I put “full frame” in quotes because I think it’s a dumb term, but nevertheless it’s the standard term for a camera that contains a 35mm-film-sized imaging sensor within a system that’s backwards compatible with old 35mm lenses. The term implies that the size of 35mm film systems was based on some Natural Law and that any size less than that is somehow missing something vitally important. But in fact, it’s just an arbitrary size dating back to 1920s, at which time it was considered a novelty because the quality of film in the 1920s was extremely poor compared to modern times, and 35mm was just too small to get decent picture quality. It wasn’t until the 1960s that film finally became good enough such that 35mm was able to replace medium format as the most common film size.
By the 1990s, medium format was extremely rare, and medium format cameras were much more expensive than 35mm cameras. But the price disparity was caused not so much because bigger cameras were that much more expensive to manufacture, but because medium format became a niche product used only by serious photographers, and serious photographers are willing to pay a lot of money for their equipment. Even today, a Hasselblad medium format kit sells for $5,000. That’s a lot of money for a film camera!
So we see, with professional quality film cameras costing so much money, why do we expect professional quality digital cameras to sell for less than $5,000? Full frame is the medium format of the digital age, and as such it will sell for very high prices compared to smaller format cameras. The full frame Canon 1Ds Mark III sells for $8,000 (when it’s even in stock), and the new full frame Nikon D3 sells for $5,000.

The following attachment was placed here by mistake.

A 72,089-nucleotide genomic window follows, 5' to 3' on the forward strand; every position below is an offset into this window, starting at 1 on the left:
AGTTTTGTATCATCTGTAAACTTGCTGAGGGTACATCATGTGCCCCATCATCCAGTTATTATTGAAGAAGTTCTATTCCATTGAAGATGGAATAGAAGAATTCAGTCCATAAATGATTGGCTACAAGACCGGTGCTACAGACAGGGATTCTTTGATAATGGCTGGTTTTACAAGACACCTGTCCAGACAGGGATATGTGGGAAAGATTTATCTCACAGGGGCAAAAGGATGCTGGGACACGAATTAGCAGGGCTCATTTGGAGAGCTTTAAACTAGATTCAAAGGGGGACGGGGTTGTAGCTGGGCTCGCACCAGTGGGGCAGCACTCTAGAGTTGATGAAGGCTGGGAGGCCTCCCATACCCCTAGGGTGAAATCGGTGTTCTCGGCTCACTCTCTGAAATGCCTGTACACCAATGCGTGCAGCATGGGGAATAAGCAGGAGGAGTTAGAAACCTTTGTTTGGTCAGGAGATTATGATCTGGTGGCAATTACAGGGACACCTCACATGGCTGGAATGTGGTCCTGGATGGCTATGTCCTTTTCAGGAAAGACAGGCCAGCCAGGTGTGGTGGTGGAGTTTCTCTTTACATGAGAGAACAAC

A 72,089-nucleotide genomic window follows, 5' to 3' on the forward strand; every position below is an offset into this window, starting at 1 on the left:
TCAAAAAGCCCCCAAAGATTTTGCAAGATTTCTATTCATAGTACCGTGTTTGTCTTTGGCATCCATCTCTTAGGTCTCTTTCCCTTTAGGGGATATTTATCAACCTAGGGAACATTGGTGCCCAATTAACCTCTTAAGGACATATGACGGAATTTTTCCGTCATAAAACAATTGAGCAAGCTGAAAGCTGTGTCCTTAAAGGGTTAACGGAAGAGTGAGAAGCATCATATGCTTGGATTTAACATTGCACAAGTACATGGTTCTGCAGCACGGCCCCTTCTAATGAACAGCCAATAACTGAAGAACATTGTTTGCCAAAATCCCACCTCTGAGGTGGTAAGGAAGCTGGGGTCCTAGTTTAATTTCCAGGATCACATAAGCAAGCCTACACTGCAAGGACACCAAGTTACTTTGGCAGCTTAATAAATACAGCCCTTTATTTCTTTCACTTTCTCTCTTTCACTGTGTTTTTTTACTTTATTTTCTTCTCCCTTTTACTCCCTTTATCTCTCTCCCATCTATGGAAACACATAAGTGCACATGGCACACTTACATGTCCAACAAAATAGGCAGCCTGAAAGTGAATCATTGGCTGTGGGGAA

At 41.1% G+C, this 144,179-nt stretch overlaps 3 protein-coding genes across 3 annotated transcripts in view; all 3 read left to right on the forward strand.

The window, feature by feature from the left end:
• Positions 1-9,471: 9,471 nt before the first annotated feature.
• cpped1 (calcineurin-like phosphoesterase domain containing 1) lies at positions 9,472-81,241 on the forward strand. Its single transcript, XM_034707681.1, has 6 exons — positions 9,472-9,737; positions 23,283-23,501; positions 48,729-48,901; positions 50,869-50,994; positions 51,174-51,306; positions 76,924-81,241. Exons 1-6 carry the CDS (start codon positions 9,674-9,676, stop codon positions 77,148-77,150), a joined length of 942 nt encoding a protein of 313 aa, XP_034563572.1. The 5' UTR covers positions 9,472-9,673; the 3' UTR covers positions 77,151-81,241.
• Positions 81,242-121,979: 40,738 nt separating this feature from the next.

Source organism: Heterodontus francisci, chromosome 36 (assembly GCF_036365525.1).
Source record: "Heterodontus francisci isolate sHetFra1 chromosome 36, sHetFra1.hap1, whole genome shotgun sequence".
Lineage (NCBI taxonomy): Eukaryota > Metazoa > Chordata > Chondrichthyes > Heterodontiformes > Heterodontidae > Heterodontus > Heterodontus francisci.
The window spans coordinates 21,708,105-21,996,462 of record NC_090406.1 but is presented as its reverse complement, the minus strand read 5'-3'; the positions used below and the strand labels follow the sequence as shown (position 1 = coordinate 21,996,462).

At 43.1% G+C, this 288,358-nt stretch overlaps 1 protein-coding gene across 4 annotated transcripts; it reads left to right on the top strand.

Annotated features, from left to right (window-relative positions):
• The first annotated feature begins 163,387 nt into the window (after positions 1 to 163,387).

Although it seems obvious to me that full frame will forever remain an expensive niche product, for some strange reason there is a chorus of misinformed internet forum posters who think that cheap full frame cameras are the Holy Grail of digital photography, and that the $1,000 full frame camera is just around the corner. (This is unlikely because the full frame sensor just by itself probably costs $1,000, and because Moore’s Law doesn’t apply to digital camera sensors the way it applies to normal computer chips, the price for large sensors will stay high for many years.)
But doesn’t the Canon 5D sell for the low price of only $2,100? My take on this is that back when Canon originally developed this camera, the marketing department bought into the idea that smaller sensor DSLRs were just a stepping stone to the day when full frame DSLRs would be affordable. They probably changed their minds on that. It’s probably selling for such a low price because of inertia—it no longer costs that much to manufacture, so they are just following standard procedure in lowering the price as the product nears the end of its cycle. But this is a bad marketing strategy for Canon, because the low price of the 5D is cannibalizing sales from its more expensive 1Ds. If Canon does ever introduce a replacement camera for the 5D, my prediction is that it will sell for $4,000, thus frustrating the hopes of those who are expecting cheap full frame DSLRs.
Counter-intuitively, now that Nikon has a full frame camera on the market, there is less incentive for Canon to try to introduce lower-priced full frame cameras. When Canon had the only full frame cameras, they were stealing customers from Nikon. But now that Nikon has a full frame camera also, the last thing that Canon wants is a full frame price war, which lowers profits for both Canon and Nikon. The thing to remember about the DSLR market is that it’s an oligopoly, and oligopolistic companies seldom compete against each other on price. Furthermore, a less expensive full frame DSLR cannibalizes sales from Canon's own much higher priced 1Ds Mark III, so it's possible that Canon may never release a replacement for the 5D.